However, while working well for driver protection, this solution has other potential complications; firstly it places the three bars in the driver’s forward vision and secondly, it may need to be removable to ensure rapid access during an emergency extrication.
The Mercedes F1 team has been working on a solution that could work from a both safety and chassis-integration point of view. The design integrates the sloping profile of a centre-line fin with a protective roll bar positioned like a halo in front of the driver.
During the tests, this solution performed extremely well and prevented the wheel assembly from impacting the helmet.
“It’s very impressive that although the structure is positioned close to the driver’s helmet to provide protection from all angles, it is still able to prevent the wheel from contacting the helmet,” says Mellor. “In the very short distance available, a huge amount of energy is absorbed and the wheel is successfully redirected.”
A number of tests were performed on this solution from different angles and heights and it performed well each time. The structure was extremely strong and forced the energy management into the impacting wheel and tyre, deforming the rim in all tests.
This prototype version was made out of steel, but if taken forward it would be optimised using lightweight materials, perhaps adding around 5kg to the weight of the car.
With all three solutions working well, other factors come into consideration, such as driver vision, egress and emergency extrication in the event of an accident. Driver vision is, of course, critical as it is essential that any solution does not introduce an increased risk of accidents occurring. To this end, the FIA has already performed a number of tests to assess the impact of forward structures on a driver’s vision. In August 2013, a forward roll-hoop was fitted to a GP2 Dallara car at Magny-Cours with then-champion Davide Valsecchi at the wheel.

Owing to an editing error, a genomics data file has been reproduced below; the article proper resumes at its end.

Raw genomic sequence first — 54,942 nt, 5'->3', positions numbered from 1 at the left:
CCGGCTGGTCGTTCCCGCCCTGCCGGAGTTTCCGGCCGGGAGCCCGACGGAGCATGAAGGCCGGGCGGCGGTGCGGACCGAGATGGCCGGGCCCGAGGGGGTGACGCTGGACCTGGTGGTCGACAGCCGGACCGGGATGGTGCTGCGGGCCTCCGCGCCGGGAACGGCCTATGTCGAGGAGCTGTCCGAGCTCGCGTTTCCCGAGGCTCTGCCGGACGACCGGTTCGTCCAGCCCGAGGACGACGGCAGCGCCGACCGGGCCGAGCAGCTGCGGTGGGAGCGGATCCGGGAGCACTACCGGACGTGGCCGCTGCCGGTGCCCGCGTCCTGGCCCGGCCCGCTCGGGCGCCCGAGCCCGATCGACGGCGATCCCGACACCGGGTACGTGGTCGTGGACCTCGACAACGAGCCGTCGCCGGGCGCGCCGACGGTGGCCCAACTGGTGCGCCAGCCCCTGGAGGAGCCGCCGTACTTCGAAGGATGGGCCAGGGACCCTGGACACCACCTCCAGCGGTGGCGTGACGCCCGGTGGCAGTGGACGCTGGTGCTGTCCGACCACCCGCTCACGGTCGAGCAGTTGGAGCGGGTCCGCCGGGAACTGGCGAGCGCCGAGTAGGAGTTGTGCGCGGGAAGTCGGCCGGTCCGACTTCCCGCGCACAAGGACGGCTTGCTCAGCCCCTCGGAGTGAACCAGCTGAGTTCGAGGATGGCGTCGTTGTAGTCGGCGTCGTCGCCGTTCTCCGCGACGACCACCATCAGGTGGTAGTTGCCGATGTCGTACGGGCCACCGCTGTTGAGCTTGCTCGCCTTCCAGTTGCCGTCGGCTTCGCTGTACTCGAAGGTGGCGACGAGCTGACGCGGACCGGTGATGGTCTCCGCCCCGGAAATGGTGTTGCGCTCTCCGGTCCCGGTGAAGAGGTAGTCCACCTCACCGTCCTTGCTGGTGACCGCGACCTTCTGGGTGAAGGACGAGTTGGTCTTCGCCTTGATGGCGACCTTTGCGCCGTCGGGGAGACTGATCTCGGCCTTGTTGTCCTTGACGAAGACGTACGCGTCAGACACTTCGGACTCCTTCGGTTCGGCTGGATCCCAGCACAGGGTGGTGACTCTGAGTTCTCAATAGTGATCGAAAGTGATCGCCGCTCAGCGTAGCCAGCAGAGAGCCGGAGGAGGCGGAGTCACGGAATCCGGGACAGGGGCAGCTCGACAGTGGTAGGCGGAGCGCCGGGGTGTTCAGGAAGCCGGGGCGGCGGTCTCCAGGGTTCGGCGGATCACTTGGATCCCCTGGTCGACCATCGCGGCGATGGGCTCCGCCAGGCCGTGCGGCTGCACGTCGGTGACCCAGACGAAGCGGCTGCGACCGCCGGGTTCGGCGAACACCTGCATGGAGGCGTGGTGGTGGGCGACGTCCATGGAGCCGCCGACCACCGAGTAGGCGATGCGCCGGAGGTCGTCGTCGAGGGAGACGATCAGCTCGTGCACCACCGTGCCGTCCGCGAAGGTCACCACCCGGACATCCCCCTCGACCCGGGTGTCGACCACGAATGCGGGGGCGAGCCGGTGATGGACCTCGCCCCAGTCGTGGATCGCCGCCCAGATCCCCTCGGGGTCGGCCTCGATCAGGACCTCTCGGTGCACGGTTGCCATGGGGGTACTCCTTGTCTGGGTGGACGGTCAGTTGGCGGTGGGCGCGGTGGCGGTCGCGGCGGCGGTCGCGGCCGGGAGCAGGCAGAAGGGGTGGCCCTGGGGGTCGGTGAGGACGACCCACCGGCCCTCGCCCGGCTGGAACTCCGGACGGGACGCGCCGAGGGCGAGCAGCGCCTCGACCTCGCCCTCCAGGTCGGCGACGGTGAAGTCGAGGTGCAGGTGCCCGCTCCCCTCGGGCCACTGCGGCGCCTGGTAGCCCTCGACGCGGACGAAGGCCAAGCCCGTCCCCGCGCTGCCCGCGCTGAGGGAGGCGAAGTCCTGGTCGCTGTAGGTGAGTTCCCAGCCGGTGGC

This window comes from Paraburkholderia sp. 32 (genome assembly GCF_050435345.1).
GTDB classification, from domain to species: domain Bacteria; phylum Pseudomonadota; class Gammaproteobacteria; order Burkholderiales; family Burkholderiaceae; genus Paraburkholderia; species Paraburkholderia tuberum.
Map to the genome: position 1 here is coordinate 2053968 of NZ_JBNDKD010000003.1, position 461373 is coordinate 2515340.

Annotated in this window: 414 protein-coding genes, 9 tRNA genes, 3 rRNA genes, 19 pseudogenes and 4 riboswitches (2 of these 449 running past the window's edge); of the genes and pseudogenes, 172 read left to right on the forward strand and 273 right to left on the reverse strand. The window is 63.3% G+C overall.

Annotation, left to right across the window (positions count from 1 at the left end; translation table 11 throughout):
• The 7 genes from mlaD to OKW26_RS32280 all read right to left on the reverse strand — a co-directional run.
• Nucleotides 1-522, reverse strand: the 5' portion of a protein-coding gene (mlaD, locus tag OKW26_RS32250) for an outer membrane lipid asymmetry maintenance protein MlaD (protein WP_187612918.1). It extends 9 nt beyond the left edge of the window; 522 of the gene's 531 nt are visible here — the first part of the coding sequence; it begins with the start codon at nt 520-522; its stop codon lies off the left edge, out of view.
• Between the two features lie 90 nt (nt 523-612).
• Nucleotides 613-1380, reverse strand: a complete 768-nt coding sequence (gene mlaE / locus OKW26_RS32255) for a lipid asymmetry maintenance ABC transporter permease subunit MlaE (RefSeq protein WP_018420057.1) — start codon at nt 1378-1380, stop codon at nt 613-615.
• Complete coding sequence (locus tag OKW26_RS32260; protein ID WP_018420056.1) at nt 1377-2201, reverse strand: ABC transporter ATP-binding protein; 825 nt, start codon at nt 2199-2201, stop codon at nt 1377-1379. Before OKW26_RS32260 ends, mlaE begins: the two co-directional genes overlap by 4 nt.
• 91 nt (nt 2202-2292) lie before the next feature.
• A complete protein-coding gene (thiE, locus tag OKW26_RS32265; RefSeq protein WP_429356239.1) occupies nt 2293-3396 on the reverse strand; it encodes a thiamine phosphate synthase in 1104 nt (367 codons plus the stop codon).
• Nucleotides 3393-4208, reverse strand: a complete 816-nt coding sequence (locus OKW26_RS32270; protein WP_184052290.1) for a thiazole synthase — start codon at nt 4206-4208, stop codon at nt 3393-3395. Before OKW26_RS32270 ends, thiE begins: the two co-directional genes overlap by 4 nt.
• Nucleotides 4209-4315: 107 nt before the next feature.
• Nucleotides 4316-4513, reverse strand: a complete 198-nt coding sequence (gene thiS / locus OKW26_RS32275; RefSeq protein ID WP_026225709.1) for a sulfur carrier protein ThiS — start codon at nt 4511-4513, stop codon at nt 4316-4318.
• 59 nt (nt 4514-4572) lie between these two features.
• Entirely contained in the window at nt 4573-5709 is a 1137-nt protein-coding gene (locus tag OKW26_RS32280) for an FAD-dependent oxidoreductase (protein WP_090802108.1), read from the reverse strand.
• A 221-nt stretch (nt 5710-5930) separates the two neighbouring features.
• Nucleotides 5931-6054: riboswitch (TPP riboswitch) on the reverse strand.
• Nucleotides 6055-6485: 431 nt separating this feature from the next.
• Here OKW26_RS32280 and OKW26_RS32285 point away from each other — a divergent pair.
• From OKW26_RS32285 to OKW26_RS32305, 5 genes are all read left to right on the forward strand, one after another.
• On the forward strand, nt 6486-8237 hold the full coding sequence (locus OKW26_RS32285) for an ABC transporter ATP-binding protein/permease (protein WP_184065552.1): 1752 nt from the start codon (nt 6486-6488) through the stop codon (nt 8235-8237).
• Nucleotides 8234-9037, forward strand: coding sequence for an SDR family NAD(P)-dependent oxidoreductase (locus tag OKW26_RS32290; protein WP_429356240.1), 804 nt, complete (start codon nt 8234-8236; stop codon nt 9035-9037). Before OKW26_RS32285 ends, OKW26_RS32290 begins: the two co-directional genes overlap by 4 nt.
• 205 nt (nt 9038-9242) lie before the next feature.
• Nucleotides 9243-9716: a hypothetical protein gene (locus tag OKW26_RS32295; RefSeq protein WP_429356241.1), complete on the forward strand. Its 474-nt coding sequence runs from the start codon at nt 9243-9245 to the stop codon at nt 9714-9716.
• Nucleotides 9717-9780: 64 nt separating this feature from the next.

The plan was to gain feedback on the viability of placing such a structure in front of the driver’s line of sight.
“We need to avoid creating any blind spots as that would introduce an unacceptable additional risk during racing,” explains Mellor. “We’re looking to achieve a structure that provides a full panorama of forward and sideways binocular-vision, allowing only very small areas of monocular-vision restricted by the structure.”
This concept had already been evaluated in simulators at McLaren and Red Bull Racing, and was complemented by the testing in the GP2 machinery. Valsecchi completed four laps of the circuit with two types of roll-hoop and gave his feedback, which was positive as he did not feel overly hindered during the test. This encouraged the researchers to further pursue the roll-hoop solutions.